Frontal lobe syndrome developing after head trauma: case report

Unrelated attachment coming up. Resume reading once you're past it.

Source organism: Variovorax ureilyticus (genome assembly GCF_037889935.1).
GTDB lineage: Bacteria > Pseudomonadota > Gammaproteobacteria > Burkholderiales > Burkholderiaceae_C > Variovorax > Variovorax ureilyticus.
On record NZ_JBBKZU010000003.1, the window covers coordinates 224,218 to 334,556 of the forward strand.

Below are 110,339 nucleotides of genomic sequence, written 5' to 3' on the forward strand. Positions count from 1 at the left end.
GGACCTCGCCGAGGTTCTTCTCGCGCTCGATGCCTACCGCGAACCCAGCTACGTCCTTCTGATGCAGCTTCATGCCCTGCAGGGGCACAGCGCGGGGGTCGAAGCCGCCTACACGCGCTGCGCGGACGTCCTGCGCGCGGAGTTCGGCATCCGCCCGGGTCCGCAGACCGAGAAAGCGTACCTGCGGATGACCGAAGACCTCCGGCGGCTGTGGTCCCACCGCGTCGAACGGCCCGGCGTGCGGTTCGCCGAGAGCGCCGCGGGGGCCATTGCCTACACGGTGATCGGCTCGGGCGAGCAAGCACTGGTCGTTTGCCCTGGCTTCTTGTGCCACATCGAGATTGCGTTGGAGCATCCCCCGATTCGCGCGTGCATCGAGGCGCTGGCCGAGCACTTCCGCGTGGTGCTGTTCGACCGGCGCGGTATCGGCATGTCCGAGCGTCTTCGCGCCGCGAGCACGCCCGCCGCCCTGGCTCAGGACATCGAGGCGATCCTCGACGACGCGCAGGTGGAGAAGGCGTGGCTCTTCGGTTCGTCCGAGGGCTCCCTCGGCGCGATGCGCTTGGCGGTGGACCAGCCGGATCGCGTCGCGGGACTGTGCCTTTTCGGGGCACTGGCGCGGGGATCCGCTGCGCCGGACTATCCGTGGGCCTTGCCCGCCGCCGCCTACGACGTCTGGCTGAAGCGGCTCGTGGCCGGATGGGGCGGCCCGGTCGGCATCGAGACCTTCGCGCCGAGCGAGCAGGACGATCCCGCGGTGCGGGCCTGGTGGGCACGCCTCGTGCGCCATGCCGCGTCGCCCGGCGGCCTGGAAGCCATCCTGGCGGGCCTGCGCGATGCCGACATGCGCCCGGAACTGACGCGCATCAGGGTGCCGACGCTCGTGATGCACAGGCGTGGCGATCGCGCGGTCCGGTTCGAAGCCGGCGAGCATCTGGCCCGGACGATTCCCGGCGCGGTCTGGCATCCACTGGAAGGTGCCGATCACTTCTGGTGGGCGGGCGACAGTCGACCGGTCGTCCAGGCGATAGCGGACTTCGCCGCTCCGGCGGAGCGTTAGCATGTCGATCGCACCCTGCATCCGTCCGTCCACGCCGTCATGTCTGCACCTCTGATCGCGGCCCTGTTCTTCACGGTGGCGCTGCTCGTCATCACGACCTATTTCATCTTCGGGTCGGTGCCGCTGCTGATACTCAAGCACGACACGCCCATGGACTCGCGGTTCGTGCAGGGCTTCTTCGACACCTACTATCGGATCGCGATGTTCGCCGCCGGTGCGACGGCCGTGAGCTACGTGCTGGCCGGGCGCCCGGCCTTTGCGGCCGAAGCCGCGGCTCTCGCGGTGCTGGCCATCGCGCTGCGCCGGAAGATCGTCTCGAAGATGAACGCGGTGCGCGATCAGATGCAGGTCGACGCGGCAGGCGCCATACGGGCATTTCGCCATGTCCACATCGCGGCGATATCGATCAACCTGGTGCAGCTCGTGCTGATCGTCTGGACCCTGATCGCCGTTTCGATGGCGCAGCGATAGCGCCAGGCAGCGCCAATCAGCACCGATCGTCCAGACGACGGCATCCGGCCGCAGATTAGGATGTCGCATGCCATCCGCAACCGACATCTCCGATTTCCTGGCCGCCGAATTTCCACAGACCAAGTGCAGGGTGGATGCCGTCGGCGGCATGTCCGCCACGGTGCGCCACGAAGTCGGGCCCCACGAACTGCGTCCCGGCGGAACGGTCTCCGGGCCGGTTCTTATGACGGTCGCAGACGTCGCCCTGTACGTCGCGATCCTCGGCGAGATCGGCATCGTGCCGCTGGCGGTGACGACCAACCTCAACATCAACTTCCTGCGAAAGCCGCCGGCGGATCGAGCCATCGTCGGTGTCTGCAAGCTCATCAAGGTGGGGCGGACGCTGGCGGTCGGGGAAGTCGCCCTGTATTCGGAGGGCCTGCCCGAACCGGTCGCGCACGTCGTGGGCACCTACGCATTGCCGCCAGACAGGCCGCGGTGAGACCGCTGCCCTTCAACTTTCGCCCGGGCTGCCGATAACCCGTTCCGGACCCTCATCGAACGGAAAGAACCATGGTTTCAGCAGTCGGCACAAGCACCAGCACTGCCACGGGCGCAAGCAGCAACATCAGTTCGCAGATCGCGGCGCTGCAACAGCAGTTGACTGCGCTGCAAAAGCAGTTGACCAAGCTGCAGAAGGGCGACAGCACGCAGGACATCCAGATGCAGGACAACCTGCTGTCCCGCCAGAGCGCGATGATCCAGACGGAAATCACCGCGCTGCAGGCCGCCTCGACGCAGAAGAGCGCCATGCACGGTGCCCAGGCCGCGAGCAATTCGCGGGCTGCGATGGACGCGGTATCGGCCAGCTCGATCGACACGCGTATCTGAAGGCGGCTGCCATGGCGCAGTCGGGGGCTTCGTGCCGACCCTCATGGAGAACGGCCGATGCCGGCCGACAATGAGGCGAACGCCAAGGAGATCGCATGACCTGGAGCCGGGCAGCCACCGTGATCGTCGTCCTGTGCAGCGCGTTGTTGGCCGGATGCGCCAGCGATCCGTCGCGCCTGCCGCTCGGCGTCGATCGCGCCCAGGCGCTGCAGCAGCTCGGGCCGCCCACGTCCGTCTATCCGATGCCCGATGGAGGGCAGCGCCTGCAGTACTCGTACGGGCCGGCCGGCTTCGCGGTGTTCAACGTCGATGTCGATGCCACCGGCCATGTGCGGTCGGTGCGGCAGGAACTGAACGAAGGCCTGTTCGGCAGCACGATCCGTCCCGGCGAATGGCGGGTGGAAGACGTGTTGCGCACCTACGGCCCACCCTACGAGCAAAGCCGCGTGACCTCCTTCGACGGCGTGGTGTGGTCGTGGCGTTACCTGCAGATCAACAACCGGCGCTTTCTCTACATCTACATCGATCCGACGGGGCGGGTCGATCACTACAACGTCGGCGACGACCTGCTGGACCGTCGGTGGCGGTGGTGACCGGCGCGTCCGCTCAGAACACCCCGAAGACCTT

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Frontal lobe syndrome (FLS) is a clinical picture caused by damages due to reasons like prefrontal cortex cerebrovascular disease, tumor, infection or head trauma and displaying itself through distinct and permanent personality, social adaptation, and behavior changes. A 13-year-old, right-handed male case was in deep coma for 1.5 months after a traffic accident 28 months ago. His brain tomography revealed fractures in right orbital floor and anterior skull base, subarachnoid hemorrhage, right frontal contusion, left frontal epidural hematoma and pneumo-cephalus. Two months after the accident, case could perform simple commands and was right hemiplegic and motor aphasic. Motor deficit was treated through rehabilitation. His family was complaining about his hoarseness, inattentiveness, forgetfulness, overeating, meaningless crying, itchiness, nervosity, aggressiveness, swearing, and repeating the same sentence. In the examination, he had partial time orientation, intermediate self-care, increased euphoric, psychomotor activity, labile and inappropriate affect, disinhibition, no insight, hoarse voice, foul language, near-far memory disorder and impaired reading, writing, calculating and judging compared to his peers. FLS was considered for the patient. This case was reported since his daily-life activities considerably deteriorated due to FLS remaining as sequellae despite full recovery in deep coma and motor deficit, developing after head trauma.